Speaking Volumes: Pleasure and Danger

August 4, 1995

Lynne Segal on Carole Vance's Pleasure and Danger .

Flat on my back in 1984 (having ruptured a disc during peaceful - if richly fantasmagoric - slumber), I read a collection of essays which helped to motivate the books I would write over the next decade. Pleasure and Danger: Exploring Female Sexuality edited by Carole Vance, was one of those North American feminist texts which are not over-hyped, over-rated, or even widely read, over here. But then it has a history and a context all its own. It grew out of that strand of feminism known as "socialist feminism" and was the product of a conference uniquely explosive in the history of feminism.

That conference, held in New York in 1982, hoped to encompass the full diversity of feminist views on sexuality, often hidden behind better known rhetoric about men's violence against women and the possible dangers of pornography. It sought a more sophisticated feminist theory and methodology. Stressing the real dangers women face from men's sexual violence, the essays in Pleasure and Danger are also sensitive to the complex intrapsychic, interpersonal fears and anxieties which produce the many irrationalities surrounding sexual intimacy. "Unarticulated, irrational reactions," Carole Vance announced in the keynote address, "wreak havoc on our movement and at the same time are cleverly used against us by the right." Outside, some feminists were busy wreaking a havoc of their own.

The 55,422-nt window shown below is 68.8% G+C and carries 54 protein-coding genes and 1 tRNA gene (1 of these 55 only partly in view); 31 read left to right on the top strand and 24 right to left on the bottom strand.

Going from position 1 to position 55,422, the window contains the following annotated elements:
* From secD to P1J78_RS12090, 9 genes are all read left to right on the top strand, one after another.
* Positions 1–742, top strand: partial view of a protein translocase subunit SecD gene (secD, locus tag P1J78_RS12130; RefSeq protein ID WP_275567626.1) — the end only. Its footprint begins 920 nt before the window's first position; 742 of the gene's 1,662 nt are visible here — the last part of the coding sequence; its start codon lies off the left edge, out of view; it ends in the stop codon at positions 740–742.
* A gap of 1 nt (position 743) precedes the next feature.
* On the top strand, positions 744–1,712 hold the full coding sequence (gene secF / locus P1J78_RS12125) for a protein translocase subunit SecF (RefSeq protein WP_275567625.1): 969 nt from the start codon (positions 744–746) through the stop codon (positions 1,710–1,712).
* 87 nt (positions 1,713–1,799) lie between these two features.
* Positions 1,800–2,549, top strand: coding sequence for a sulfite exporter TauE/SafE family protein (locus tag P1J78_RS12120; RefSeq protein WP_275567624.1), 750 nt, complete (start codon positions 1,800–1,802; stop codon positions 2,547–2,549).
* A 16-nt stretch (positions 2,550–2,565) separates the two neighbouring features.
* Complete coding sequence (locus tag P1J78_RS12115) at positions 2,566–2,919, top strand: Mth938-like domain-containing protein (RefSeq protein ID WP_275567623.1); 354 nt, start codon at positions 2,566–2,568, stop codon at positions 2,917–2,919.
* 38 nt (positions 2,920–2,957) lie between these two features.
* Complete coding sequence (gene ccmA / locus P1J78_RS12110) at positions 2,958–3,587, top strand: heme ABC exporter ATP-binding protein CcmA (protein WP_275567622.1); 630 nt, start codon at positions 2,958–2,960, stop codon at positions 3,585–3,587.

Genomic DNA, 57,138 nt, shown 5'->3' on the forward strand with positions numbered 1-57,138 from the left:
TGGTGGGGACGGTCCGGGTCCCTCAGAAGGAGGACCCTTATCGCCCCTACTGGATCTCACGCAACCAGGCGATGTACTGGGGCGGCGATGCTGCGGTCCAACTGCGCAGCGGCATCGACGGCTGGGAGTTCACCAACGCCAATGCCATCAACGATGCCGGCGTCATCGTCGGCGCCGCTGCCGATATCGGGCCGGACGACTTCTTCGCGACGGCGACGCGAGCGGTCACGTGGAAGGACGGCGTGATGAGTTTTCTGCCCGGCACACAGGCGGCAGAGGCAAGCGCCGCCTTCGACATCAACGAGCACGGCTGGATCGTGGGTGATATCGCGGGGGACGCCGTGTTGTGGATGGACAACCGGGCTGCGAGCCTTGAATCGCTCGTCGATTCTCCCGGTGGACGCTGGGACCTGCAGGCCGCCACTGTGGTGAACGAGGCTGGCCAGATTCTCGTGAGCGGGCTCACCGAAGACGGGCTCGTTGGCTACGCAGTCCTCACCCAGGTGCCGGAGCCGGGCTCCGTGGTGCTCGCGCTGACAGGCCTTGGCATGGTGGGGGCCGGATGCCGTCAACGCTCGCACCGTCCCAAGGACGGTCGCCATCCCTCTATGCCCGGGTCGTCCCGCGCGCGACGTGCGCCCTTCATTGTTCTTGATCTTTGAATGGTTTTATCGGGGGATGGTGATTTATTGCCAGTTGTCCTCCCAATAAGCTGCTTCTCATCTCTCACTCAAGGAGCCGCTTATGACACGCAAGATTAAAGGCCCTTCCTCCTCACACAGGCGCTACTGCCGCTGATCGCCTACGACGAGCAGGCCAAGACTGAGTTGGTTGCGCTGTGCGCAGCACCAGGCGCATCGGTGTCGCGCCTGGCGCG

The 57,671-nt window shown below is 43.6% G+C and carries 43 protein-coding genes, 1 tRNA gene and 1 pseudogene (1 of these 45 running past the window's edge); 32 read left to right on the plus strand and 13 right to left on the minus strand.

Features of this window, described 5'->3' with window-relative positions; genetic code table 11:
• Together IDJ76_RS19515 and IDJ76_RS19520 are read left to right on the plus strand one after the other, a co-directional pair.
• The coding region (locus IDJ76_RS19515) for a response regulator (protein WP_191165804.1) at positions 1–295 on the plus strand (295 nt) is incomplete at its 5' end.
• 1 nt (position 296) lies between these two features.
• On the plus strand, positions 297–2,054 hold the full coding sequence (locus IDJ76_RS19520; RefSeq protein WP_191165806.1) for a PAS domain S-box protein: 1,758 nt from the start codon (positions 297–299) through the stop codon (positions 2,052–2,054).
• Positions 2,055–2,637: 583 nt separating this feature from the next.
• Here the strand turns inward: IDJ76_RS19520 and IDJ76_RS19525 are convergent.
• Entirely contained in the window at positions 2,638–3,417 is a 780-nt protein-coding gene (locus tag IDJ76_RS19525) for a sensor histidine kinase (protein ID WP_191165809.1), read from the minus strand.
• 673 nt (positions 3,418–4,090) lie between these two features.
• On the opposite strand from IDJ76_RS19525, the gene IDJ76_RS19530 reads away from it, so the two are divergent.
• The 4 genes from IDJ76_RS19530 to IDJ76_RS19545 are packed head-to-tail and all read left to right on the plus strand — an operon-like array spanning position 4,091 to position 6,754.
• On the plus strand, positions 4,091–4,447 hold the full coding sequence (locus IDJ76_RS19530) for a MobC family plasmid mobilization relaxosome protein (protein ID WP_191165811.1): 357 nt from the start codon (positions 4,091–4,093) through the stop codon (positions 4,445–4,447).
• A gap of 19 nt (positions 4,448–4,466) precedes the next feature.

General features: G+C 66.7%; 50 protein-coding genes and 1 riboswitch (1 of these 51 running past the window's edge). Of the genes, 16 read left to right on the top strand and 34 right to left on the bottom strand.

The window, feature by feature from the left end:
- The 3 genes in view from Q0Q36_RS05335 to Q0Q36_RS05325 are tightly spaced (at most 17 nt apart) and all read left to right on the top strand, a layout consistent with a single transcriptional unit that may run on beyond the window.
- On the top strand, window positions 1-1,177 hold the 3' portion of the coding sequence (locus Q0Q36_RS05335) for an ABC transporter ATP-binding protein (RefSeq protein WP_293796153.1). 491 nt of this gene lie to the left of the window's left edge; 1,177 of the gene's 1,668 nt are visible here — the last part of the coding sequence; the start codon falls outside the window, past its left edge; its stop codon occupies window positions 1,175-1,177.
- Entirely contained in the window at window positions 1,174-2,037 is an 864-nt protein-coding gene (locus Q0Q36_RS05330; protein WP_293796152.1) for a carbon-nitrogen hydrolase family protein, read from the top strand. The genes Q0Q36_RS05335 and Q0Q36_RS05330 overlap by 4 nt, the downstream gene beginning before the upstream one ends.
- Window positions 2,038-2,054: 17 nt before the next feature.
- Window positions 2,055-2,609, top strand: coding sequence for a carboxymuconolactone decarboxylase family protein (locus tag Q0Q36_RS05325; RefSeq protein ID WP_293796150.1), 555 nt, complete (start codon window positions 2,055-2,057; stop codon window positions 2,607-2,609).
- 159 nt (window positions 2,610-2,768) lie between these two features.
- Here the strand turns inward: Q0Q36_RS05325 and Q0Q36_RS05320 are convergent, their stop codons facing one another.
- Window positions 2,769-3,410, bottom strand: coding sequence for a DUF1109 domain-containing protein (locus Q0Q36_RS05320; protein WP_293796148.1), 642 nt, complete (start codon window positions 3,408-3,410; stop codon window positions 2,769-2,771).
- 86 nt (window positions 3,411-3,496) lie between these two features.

The conference was picketted by a coalition of feminists trying to silence its participants. Some women faced near disaster when denounced by other women, who contacted their employers, threatening their careers. Yet Vance's opening paper, reproduced in Pleasure and Danger, remains a model of open and balanced reflection: "We see the conference not as providing definitive answers, but as setting up a more useful framework within which feminist thought may proceed, an opportunity for participants to question some of their understandings and consider anew the complexity of the sexual situation." She carefully situated all discussion around women's experiences of sexual agency and pleasure, personal autonomy and choice, within social contexts of gender hierarchy where controls and dangers (though shifting in nature) have always surrounded expressions of female sexuality. "To focus only on pleasure and gratification," she argues, "ignores the patriarchal structure in which women act, yet to speak only of sexual violence and oppression ignores women's experience of sexual agency and choice and unwittingly increases the sexual terror and despair in which women live."

This book is the antidote to those other books crossing the Atlantic, which are indeed over-hyped and over-rated, over here. I'm thinking of Katie Roiphe, Rene Denfeld or Camille Paglia, eagerly denouncing feminism's betrayal of younger women with its "one-sided focus on the dangers of sexuality". Maybe the feminist daughters have to rebel against their mothers (discounting the misbegotten Paglia); but, dear daughters, some older feminists, in many different places, always worked hard to create a movement which would remain, as Sheila Rowbotham hoped in 1970, "confident, gleeful, generous and loving". It had a lot of interesting things to say about sexuality. You can read some of them in this collection.

Lynne Segal is professor of gender studies at Middlesex University. Her latest book, Straight Sex: the Politics of Pleasure, is published by Virago.

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